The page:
A Michigan couple had their life turned upside down in April 2014, but their true life love story showed that when love and hope are all you have left, faith will help you prevail.
Scott Hawkins had called his wife Danielle complaining of a headache that day—but what made her worried was his slurred speech.
That phone call would be the last time for the next couple of weeks she would hear the love of her life speak.
Her worries weren’t unfounded—it was a sign of a stroke. Scott was soon put in an ambulance and taken to Flint Area Hospital, Michigan.
She would learn that he had a stroke caused by an arteriovenous malformation (AVM) present from birth and his blood pressure rose to levels that made fluids leak into his lungs.
“His mother and I were told to call his family and because he was not going to make it through the night,” Danielle recalled.
At the hospital, surgeons tried to create a clot in his brain in the hope of stopping the bleeding and correct the aneurysm but he had a heart attack and “they lost him for a few minutes,” Danielle said.
For three weeks Scott was in the ICU with no substantial voluntary muscle movement.
“He still wasn’t following commands, he didn’t have a cough, gag reflex. He uh actually had gotten worse,” Danielle said.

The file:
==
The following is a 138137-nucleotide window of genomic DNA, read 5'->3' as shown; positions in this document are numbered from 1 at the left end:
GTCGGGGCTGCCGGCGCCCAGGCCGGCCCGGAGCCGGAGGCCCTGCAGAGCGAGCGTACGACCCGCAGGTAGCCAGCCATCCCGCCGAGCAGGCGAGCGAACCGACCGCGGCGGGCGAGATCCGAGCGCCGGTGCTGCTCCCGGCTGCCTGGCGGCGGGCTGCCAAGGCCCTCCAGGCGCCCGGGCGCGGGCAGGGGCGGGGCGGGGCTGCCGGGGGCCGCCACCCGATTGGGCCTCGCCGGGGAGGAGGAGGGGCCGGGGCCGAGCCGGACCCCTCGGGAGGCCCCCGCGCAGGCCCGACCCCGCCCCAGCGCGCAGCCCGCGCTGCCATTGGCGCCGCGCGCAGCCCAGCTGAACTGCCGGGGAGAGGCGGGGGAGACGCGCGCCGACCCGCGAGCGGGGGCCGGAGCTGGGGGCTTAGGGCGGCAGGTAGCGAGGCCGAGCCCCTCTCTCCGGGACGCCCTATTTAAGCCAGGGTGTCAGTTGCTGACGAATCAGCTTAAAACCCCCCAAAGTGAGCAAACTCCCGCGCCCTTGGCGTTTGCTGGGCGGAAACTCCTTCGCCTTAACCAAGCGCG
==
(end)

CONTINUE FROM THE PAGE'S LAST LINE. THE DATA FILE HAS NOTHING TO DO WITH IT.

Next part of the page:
At that point, she was advised by the doctors to “let him go,” a softer version of “he was not going to make it through this.”
Talk of Disney tales where kisses turn frogs into princes—but when Danielle kissed her husband who was in a medical vegetative state all her hopes were rekindled.
“I am not sure if it was real or not but I didn’t because every time I kissed him he kissed me back,” she said.
Her husband kissing her back was the reason she needed to believe he would make it. In reality, after three years of marriage and a love that spanned from high school to adulthood, she had kissed him on all occasions except on a death bed and she was not ready to let him go.
According to Stroke.org, 9 out of 10 patients develop difficulty in moving voluntary muscles when part of their brains are affected by a stroke. This necessitates that they learn how to use them again.
Scott was taken to a nursing home in Michigan then later relocated to Spectrum Health Rehabilitation and Nursing Center while still on a stretcher.
There, he learned how to speak again where he said his first words to his wife after the stroke, “I love you.”
Sixteen weeks later, they left the hospital, Scott using a walker—able to walk on his two feet even after doctors initially said there was no hope for survival.